How easy/hard is it to extract a Map Service layer to Shapefile using Python? Not as hard as you would think. Is it legal? Not as easy as you would think! And before I get into this any further, there are also ways of doing this directly in ArcMap - but that wouldn’t be very Pythonic now would it.

UPDATE: Part 2 is now available - Map Service to Shapefile with Python Part 2 – Iteration

Legal Schmegal (and a brief disclaimer)

I’m not a lawyer - but I have watched many TV shows where someone else played one. Oh, and I’ve actually read the Canadian Copyright Act (some of it sunk in), done a few presentations on the topic, and deal with the subject at work on a daily basis. Why do I bring this up? Just because we can do something, doesn’t mean we should. Please make sure you have permission from the owner of the Data/Map Service, or have permission via a License (“Licence” in Canada) before running around downloading shapefiles from the internet.

Oh, and if you are worried about someone downloading from your service: Best practice would be to secure the service, or at least limit the service functionality. Possibly adding a note into the service description on intended use could also help. But if you really want to keep your data secure, please refer to the helpful venn diagram below.

Venn diagram by Rob Jewitt Venn Diagram by Rob Jewitt

Map Service to Shapefile using Python

Alright, now that the legal stuff is out of the way - let’s get down to some coding! We are essentially just going to wrap 3 small steps into a python file:

  1. Query the web service layer for data
  2. Save the results locally
  3. Convert results to a shapefile (or other feature class type)

1 Query the web service layer

For this example we will download US States from Esri’s ArcGIS Server sample server. Once we have the service and layer, we can investigate the attributes and query options using the REST interface or just jump into Python. Either way, we are just going to call the same REST query inside Python using the urllib2 library. The trick here is to make sure the result format type is set to JSON.

myRequest = <URL>
response = urllib2.urlopen(myRequest)
myJSON = response.read()

2 Save the Results

Now that we have the data, we can save it locally as a text file with the JSON extension. Nothing fancy here just create a file object and save the results.

foo = open("jsonOutput.json", "wb")
foo.write(myJSON);
foo.close()

3 Convert the result to a shapefile

With the data successfully downloaded in a JSON file, all we need to do now is convert it to a shapefile. This task is made pretty simple seeing as there is a tool for that, JSON to features.

arcpy.JSONToFeatures_conversion("jsonOutput.json", "finalShapfile.shp")

What could possibly go wrong?!

This approach assumes the service you are connecting to allows query operations, otherwise you will get an error message immediately. Try the query operation directly from your browser first, then copy the parameters/syntax into Python for a quick sanity check.

Another thing with queries is that results are limited. There is a setting in ArcGIS Server to limit the number of features returned from a query operation (1000 by default). You may have noticed in the sample code, the _where _clause was set to where=1%3D1 (the %3D is web speak for equals). This is a simple true query that will return all features to the max results limit.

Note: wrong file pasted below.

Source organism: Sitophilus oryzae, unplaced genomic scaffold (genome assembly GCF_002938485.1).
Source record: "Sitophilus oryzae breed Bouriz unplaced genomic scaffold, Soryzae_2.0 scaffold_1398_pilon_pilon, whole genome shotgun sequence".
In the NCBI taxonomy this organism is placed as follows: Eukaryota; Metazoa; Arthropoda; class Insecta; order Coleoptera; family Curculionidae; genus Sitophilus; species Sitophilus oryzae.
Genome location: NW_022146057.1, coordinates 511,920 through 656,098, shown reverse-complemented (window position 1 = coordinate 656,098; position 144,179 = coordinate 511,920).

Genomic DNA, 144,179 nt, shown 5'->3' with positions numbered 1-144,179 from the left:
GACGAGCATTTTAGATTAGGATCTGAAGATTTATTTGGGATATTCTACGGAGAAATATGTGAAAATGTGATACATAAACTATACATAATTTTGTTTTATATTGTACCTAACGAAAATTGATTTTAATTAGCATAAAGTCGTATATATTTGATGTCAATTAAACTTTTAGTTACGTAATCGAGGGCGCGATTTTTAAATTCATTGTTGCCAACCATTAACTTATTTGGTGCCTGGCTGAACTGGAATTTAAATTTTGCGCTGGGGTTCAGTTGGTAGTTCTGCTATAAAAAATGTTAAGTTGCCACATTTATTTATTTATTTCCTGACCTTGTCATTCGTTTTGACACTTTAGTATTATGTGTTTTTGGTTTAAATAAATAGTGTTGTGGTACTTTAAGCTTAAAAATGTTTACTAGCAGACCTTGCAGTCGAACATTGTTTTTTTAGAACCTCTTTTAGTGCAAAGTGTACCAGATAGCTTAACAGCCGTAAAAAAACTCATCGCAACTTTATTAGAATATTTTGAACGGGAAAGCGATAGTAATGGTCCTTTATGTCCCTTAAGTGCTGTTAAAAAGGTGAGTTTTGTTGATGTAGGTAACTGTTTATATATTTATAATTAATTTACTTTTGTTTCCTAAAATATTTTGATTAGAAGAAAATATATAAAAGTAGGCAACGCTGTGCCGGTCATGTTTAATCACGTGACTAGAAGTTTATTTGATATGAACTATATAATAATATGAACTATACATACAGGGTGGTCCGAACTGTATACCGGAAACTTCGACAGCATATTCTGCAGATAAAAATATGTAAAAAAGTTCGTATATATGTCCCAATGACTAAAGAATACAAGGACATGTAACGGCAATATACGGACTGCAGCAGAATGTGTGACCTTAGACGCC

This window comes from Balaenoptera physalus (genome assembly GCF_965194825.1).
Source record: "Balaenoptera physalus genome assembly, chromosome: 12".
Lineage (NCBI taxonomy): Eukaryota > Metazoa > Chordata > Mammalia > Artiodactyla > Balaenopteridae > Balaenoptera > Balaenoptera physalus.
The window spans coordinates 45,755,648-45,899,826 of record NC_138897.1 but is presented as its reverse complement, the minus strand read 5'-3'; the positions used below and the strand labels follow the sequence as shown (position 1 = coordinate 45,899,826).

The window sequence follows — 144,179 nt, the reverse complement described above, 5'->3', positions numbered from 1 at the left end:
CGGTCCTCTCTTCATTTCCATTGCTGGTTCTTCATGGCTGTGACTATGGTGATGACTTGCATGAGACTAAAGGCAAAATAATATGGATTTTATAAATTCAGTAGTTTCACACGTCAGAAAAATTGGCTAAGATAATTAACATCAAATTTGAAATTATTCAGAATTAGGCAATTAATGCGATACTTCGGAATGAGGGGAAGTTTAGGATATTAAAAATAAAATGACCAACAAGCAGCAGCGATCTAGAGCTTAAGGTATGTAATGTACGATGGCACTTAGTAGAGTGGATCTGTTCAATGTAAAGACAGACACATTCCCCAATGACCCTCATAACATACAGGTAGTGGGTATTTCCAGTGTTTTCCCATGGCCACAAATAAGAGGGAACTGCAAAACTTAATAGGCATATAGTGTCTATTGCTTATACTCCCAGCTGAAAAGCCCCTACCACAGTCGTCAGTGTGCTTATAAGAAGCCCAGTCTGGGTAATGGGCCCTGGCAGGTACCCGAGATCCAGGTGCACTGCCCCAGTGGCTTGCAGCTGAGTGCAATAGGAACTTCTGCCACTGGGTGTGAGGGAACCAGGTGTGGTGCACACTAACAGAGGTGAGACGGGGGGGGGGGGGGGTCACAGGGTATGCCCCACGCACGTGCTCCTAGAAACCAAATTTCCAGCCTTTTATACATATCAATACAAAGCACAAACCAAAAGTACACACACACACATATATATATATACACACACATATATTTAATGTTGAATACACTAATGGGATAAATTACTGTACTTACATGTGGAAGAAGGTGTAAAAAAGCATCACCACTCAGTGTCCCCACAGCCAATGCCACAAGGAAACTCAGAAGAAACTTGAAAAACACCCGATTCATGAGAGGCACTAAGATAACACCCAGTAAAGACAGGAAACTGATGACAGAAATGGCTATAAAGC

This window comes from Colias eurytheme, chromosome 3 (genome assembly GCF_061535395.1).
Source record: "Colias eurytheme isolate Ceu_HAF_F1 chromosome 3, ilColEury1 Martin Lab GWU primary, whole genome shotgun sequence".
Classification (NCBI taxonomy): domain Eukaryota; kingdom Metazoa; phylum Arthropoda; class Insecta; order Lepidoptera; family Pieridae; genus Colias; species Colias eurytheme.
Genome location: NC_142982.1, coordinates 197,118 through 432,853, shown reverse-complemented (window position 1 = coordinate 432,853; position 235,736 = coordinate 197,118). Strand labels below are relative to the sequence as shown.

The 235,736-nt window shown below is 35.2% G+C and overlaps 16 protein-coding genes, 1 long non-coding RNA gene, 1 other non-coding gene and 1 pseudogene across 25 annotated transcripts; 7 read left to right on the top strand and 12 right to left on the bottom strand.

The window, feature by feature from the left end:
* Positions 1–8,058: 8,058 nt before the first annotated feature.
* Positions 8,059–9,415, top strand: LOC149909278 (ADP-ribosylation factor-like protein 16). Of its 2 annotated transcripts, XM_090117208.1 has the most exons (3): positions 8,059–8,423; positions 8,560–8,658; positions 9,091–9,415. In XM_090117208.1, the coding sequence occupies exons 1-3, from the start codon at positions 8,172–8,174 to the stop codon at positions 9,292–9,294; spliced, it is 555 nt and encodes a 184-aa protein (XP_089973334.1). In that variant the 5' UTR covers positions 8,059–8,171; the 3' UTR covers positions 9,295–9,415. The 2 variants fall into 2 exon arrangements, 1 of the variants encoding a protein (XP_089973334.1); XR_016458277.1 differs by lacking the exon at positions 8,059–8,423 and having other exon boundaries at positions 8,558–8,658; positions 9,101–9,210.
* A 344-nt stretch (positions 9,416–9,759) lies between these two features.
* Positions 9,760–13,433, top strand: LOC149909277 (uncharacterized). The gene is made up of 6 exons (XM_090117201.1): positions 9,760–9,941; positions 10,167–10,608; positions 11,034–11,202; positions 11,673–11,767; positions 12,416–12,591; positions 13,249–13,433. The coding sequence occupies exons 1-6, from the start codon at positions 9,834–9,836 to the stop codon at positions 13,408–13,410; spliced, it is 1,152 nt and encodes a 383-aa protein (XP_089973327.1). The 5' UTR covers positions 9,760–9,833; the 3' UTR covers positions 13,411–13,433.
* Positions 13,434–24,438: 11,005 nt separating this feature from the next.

If more features exist or if you’re not sure how many features there are in the first place, just query it. Make a query and set the Result Option returnCountOnly=true. This returns the count so you can determine if one query will be enough. For the example with US States, there are only 51 features, so the 1=1 clause isn’t a problem. If the number was above the return limit, you would need to use an iterative loop until all features are returned. Don’t worry, guessing ObjectIDs starting at 1 isn’t required since you can send a returnIdsOnly=true query to get the actual list of ObjectIDs - and this query doesn’t have the max return limit applied. Just use the IDs to divide into chunks less than the limit, and loop away.

A final issue that can occur is that the output shapefile isn’t a shapefile - just a DBF. This occurs when a layer in a map service is published but the SHAPE field is hidden from the service. In this case, you still get all the attributes but no spatial component as the SHAPE field must be visible in the service for the geometry to be returned.

Map Service layer to Shapefile - Working Code

Here is the full python script. The URL is split into 3 parts only to help show the various components - a single URL parameter could be used instead. Please note: ArcPy is required for the JSON to Feature tool.

#Name: Export ArcGIS Server Map Service Layer to Shapefile
#Author: Bryan McIntosh
import urllib2, os, arcpy
# Variables
myUrl = "https://sampleserver6.arcgisonline.com/arcgis/rest/services"
myService = "/Census/MapServer"
myParams = "/3/query?where=1%3D1&geometryType=esriGeometryEnvelope&spatialRel=esriSpatialRelIntersects&relationParam=&outFields=*&returnGeometry=true&geometryPrecision=&outSR=&returnIdsOnly=false&returnCountOnly=false&orderByFields=&groupByFieldsForStatistics=&returnZ=false&returnM=false&returnDistinctValues=false&returnTrueCurves=false&f=pjson"
# Query ArcGIS Server Map Service
myRequest = myUrl + myService + myParams
response = urllib2.urlopen(myRequest)
myJSON = response.read()
# Write response to json text file
foo = open("jsonOutput.json", "wb")
foo.write(myJSON);
foo.close()
# Create Feature Class
ws = os.getcwd() + os.sep
arcpy.JSONToFeatures_conversion("jsonOutput.json", ws + "finalShapfile.shp")